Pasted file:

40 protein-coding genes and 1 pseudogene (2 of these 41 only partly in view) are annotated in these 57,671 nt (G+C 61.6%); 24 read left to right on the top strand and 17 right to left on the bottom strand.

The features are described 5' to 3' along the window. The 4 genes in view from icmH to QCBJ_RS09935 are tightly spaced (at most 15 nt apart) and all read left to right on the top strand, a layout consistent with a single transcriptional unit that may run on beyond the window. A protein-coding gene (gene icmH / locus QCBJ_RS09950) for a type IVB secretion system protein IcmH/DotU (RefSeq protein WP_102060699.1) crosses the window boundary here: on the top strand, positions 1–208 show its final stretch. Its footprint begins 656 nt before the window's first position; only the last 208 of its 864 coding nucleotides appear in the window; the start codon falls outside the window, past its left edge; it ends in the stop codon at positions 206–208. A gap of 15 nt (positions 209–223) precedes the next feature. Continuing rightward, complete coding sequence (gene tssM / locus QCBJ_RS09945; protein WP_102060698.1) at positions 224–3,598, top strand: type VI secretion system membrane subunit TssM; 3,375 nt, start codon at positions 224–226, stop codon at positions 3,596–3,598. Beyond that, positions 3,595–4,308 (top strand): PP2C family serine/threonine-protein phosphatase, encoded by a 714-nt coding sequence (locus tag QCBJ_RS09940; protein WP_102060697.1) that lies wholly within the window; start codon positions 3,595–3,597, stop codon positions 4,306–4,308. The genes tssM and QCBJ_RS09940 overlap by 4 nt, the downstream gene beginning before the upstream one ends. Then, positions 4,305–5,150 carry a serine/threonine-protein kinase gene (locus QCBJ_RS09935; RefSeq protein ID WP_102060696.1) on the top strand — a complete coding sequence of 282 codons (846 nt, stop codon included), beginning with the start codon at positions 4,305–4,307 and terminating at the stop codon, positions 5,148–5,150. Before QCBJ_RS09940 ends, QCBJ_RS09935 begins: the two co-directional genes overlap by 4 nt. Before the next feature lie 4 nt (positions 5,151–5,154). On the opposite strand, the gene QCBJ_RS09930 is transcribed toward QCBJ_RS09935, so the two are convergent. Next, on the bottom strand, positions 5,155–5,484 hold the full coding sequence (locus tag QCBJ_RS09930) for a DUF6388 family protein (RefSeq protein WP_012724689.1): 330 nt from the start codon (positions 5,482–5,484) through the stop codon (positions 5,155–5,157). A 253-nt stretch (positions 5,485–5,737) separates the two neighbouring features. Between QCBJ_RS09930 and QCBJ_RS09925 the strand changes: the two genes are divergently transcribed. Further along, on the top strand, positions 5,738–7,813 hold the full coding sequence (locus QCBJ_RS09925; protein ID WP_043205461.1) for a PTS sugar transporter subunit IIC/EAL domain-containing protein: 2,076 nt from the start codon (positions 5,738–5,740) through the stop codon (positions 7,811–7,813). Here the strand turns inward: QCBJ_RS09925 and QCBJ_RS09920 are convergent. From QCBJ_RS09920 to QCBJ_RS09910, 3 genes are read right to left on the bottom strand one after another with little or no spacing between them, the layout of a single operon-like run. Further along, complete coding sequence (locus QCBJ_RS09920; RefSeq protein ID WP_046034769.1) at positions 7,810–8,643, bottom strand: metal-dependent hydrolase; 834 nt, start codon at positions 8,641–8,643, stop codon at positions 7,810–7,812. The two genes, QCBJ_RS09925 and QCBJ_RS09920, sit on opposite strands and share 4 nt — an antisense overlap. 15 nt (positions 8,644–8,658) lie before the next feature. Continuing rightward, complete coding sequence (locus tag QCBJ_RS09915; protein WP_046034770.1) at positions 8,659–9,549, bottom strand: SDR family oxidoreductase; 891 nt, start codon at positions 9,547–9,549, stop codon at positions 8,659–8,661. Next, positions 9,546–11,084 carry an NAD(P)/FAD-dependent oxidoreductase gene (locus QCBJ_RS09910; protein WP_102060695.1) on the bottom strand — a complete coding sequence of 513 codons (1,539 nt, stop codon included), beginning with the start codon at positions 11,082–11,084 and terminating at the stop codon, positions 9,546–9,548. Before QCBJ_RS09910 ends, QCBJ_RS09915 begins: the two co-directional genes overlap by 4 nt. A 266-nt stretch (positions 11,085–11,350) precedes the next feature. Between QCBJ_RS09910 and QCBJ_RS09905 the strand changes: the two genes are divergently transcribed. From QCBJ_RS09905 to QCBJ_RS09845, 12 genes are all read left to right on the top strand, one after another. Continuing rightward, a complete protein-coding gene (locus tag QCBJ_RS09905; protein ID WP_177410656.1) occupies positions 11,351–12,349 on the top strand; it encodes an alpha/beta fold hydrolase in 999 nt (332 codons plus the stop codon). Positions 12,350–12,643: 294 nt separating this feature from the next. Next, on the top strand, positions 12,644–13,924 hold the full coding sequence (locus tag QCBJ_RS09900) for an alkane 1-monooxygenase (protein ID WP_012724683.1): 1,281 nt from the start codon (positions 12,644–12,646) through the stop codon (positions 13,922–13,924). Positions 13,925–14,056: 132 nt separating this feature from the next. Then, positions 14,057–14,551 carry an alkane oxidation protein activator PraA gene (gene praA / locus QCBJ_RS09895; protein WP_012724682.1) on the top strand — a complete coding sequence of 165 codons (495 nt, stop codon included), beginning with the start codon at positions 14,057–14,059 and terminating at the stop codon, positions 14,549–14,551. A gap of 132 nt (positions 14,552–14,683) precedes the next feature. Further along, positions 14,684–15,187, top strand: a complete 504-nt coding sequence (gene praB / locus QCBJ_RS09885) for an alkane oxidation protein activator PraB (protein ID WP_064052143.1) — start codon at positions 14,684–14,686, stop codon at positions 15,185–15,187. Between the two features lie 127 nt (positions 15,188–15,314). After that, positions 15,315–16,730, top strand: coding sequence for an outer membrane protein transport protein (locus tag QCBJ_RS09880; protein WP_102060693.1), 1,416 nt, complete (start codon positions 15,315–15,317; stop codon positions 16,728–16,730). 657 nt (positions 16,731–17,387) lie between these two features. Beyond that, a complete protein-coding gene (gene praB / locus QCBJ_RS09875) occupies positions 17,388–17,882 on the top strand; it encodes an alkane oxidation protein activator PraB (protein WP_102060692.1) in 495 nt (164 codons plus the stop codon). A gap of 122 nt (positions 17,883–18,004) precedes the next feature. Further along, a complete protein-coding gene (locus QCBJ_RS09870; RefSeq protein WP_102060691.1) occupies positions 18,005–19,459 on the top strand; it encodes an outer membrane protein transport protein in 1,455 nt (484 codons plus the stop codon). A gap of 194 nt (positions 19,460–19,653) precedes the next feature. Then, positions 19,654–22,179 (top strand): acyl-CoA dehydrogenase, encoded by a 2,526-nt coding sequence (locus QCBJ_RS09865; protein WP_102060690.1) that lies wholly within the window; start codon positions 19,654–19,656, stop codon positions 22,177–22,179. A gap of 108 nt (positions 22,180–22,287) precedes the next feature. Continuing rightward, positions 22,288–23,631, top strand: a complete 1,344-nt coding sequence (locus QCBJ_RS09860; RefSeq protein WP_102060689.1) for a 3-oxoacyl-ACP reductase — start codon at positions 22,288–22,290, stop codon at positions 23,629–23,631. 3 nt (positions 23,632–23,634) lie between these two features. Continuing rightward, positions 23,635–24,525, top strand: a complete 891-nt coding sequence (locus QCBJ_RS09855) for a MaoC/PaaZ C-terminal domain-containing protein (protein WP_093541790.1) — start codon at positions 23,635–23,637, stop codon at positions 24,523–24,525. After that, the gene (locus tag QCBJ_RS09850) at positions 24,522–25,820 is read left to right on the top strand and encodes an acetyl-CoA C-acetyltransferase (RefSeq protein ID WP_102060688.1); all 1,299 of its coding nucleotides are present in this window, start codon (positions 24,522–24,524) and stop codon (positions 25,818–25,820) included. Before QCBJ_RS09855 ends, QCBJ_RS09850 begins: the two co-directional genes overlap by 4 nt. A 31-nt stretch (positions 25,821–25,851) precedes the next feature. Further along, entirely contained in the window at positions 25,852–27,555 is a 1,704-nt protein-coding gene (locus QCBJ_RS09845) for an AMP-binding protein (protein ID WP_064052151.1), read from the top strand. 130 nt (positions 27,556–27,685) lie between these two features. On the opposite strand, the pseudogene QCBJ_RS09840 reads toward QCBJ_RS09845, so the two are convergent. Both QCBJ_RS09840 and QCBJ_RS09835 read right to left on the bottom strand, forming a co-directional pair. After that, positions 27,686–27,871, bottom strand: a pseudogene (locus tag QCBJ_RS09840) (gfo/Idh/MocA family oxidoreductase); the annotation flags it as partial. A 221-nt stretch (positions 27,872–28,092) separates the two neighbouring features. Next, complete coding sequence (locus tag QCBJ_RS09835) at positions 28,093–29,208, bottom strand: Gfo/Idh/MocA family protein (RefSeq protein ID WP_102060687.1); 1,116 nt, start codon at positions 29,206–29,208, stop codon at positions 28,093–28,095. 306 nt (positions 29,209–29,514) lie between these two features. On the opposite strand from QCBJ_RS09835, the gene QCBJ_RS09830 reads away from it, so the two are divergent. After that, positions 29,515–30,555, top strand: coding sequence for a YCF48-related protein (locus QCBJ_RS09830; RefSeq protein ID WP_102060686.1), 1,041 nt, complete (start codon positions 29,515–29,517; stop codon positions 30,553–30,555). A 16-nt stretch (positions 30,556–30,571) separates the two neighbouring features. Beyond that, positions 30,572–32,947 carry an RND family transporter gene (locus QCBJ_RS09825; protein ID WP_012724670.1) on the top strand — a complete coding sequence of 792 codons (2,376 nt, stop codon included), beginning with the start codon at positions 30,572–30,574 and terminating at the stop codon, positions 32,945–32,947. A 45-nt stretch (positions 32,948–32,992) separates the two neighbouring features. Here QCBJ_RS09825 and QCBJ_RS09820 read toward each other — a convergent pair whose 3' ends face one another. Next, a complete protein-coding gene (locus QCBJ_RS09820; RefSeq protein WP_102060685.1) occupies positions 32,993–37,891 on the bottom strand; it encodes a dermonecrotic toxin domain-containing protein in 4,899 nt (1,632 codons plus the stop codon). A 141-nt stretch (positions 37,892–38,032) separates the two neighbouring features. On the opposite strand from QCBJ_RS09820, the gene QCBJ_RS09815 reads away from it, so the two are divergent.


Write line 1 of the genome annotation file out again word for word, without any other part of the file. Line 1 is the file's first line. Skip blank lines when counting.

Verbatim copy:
40 protein-coding genes and 1 pseudogene (2 of these 41 only partly in view) are annotated in these 57,671 nt (G+C 61.6%); 24 read left to right on the top strand and 17 right to left on the bottom strand.